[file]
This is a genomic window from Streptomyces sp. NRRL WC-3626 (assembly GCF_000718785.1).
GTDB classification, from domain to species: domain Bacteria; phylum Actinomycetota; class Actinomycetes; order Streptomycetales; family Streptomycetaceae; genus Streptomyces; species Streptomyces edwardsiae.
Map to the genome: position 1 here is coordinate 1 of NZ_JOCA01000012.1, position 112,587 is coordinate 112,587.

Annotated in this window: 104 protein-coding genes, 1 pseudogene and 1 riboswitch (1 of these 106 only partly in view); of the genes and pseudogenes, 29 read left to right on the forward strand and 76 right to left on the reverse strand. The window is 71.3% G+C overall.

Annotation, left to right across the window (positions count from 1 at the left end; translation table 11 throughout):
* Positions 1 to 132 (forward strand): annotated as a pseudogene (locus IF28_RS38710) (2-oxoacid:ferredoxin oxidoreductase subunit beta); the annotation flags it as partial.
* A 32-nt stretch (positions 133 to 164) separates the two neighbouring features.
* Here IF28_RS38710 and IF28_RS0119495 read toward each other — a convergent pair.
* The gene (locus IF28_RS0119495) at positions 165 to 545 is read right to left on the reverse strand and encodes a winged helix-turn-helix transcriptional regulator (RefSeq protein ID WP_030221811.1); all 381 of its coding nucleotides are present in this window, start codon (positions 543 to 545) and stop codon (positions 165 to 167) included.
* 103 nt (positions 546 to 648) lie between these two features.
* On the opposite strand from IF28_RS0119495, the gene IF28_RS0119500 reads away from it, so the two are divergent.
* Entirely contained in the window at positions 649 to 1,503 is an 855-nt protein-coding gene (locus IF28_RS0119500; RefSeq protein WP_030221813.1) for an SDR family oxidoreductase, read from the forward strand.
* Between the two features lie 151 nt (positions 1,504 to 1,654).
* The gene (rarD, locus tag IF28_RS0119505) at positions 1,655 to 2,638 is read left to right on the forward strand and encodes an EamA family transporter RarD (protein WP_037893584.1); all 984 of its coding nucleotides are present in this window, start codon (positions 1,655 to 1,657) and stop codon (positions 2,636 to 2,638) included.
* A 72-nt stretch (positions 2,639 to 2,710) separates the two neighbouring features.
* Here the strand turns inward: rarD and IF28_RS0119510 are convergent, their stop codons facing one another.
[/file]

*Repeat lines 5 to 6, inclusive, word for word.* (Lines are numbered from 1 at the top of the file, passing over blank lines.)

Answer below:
Annotation, left to right across the window (positions count from 1 at the left end; translation table 11 throughout):
* Positions 1 to 132 (forward strand): annotated as a pseudogene (locus IF28_RS38710) (2-oxoacid:ferredoxin oxidoreductase subunit beta); the annotation flags it as partial.